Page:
Thursday, November 15, 2007

The Rule of Pees

I have found that there's one secret to getting your stories published. The secret is, there is no one secret. There are many secrets, and many that aren't secret, hidden in plain sight. Like a ninja. A robot monkey ninja.

One secret is that you have to write stories and send them out to try to get them published. You'd be surprised how many writers never send their stories out. I don't know what they're waiting for, to be honest. I've been editing Southern Gothic for over two years now and I have never received one submission from a current creative writing student. Why is that? If you want to be a writer, you have to write, but you also have to publish. Sure, it's frustrating, but so is trying to get laid, but you keep trying, don't you?

In the last twelve months, I've had seven stories published (one of them twice) and five more accepted for publication in the next few months. According to my records at (an invaluable resource for writers, by the way), in that same twelve month period, I have sent out 274 story submissions. That's roughly one story published for every 23 stories submitted. It's a wonder I still try. But the truth is, that one success is worth suffering through 23 rejections.

Just today, I sent out seven stories. I currently have stories out at 45 different magazines. Some stories are picked up quickly ("The Sum of Man" sold to the first place I sent it) while others are rejected time after time (17 times for "The Prettiest Woman in the Room.")

Each time a story is rejected, I revisit it and try to figure out why. How can it be made better? On rare occassions, an editor will tell you why your story was rejected, but be warned, all an editorial comment really means is that the editor liked it enough to not send a form letter. Chances are her reasons for rejecting it, if she gives any, are just some shit she made up to try to soften the blow. It has been my experience with editors, and as an editor myself, that editors don't really have the first clue what they like, they just know what they don't like - and only after they see it.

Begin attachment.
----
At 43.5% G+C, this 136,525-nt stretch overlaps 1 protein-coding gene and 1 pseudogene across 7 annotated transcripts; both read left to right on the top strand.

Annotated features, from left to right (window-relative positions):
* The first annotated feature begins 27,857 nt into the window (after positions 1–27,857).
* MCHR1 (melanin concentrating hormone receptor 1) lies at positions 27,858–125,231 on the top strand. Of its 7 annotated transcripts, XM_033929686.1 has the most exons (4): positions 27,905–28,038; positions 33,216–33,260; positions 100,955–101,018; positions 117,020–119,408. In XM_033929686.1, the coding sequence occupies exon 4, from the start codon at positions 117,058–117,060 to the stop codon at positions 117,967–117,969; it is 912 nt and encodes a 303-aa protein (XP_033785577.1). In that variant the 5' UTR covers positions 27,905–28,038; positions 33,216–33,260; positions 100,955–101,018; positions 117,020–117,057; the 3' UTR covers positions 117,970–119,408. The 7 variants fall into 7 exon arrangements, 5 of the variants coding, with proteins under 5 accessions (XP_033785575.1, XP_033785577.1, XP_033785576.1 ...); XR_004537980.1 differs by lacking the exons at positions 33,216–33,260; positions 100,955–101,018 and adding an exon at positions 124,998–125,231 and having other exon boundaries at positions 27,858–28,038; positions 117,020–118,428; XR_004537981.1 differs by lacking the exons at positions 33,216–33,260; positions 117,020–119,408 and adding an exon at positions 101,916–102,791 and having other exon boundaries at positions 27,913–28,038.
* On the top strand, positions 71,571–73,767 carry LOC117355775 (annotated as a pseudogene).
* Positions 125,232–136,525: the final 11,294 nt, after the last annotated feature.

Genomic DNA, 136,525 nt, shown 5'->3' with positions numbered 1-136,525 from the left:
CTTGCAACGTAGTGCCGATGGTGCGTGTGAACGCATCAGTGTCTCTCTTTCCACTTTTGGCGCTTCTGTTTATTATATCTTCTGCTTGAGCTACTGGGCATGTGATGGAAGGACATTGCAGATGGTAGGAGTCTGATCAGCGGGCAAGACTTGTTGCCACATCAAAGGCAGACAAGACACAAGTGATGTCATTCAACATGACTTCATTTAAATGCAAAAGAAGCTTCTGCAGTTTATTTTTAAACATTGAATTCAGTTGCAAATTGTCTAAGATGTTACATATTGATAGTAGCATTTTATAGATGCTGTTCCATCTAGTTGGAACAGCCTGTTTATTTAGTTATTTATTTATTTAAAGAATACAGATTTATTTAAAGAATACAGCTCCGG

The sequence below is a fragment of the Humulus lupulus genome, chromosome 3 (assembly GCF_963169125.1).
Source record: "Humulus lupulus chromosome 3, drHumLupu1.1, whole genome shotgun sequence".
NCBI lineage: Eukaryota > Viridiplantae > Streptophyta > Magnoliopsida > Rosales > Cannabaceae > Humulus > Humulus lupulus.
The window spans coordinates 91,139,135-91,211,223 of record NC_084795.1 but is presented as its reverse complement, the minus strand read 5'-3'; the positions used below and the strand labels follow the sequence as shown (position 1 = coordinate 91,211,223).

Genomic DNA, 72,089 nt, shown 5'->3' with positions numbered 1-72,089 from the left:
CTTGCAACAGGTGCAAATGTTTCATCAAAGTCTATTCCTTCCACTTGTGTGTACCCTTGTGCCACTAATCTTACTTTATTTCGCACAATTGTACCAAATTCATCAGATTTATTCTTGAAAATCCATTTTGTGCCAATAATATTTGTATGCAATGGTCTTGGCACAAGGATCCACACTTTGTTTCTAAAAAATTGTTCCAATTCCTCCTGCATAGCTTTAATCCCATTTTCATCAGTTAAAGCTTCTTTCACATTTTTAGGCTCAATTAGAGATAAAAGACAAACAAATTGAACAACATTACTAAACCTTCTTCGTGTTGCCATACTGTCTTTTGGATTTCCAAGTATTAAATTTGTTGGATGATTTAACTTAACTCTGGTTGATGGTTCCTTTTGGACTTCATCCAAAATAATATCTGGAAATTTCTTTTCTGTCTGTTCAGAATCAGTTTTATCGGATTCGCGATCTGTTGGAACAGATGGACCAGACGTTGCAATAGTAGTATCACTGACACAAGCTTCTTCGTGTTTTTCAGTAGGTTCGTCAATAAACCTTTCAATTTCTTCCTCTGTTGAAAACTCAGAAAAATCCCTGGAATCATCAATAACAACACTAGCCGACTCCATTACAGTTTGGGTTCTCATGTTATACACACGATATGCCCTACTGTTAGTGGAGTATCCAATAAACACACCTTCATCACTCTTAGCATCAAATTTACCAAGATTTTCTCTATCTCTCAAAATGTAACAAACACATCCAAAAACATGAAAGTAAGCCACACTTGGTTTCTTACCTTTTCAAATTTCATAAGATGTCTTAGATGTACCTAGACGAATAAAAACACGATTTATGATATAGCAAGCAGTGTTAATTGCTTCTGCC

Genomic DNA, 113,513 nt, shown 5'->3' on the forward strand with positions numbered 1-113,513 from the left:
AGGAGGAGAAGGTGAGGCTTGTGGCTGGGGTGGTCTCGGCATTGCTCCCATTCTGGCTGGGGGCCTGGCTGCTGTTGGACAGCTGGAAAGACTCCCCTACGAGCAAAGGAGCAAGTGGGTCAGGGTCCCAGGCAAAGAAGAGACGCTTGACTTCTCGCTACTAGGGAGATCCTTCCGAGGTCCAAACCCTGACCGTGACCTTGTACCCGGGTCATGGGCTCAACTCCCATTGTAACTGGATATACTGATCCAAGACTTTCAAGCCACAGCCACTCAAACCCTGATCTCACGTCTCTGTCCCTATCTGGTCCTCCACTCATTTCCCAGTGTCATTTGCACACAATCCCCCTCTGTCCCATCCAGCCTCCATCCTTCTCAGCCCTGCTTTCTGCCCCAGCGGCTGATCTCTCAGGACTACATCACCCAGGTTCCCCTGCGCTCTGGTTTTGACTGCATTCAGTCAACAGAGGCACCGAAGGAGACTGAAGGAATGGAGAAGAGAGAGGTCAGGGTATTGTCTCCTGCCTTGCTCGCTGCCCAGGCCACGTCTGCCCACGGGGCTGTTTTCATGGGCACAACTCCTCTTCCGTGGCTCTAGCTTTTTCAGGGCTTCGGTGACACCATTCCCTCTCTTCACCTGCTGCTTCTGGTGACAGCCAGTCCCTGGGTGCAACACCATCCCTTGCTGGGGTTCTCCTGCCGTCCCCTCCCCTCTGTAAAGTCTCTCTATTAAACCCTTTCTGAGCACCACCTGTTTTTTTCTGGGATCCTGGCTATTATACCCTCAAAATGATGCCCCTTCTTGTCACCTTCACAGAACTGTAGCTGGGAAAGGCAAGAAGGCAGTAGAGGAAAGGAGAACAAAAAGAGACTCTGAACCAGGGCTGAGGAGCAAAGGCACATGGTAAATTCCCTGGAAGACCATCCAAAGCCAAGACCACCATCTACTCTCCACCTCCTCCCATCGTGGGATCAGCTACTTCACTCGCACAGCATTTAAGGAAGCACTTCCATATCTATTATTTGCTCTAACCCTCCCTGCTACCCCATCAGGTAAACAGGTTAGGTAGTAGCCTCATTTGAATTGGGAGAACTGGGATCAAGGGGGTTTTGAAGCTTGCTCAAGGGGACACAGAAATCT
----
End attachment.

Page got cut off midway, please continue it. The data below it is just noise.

So the first secret is Perseverance, along with the ability to self-edit when needed and to not edit when not needed and the confidence and experience to know the difference.

The second secret is knowing people. This isn't really a secret, as you will quickly learn as soon as you visit a Con for the purpose of getting to know editors and publishers so you can bypass the slush pile. They see a thousand people just like you every day at these gatherings. They're not there to meet people, they're there to sell books, but since a good portion of their book sales are to hopeful, starry-eyed writers trying to wrangle an invitation, they try not to be too rude. Nevertheless, if you know the right people, you often don't need the first secret.

As with wine, the label can and does affect your appreciation of it. Blind tastings are a nightmare for wine critics and editors alike. A lot of what is rejected is as good or better than much of what is published.

So one contact is worth 25 blind submissions. There is an old saying - it's not what you know, it's who you know - that is universally denounced by the publishing world. That doesn't mean it isn't true. "The devil's greatest wile, Baudelaire has said, is to convince us that he does not exist."

One major fiction magazine, who shall remain anonymous because they have a story of mine in their slush pile, publishes roughly 120 stories a year. But of those only four or five come from the slush pile. Which means the other 115 stories are by authors with whom the editor already has a personal or professional relationship.

Don't get me wrong. They're not publishing any old crap their friends send them. They consistently publish some of the best fiction around, year after year. But the truth is, famous names sells subscriptions. Famous names sell books. Look at your own bookshelf. How many novels do you own by writers no one has ever heard of? How many are by Steven King? Fiction publishers are in the business of selling fiction. Discovering amazing new future best-selling authors and publishing their first story ever is merely a perk. If they get two brilliant stories, one written by you and one by Ursula K. LeGuin, guess who's getting published. Her name on the cover sells magazines. Yours doesn't. Sorry. As the Dread Pirate Roberts tells us, "Life is pain. Anyone who tells you different is selling something." Most likely subscriptions to hopeful, starry-eyed writers.

What you have to do is work. Write. Submit. Rewrite. Work. Submit. Write, rinse and repeat. The best contact in the world means nothing if you don't have finished stories of quality. Then go places and meet people. Don't sit at home waiting for New York to beat a path to your door in East Cupcake, Idaho. Na gah happen. You have to sell yourself as much as your work. Opportunities will appear, but you have to make them happen, and you have to have done the work beforehand so that when you get your chance, you can jump on it.

So the Rule of Pees is:

Prepare + Persevere + Pimp = Publication

Or you could just wait to win the lottery.

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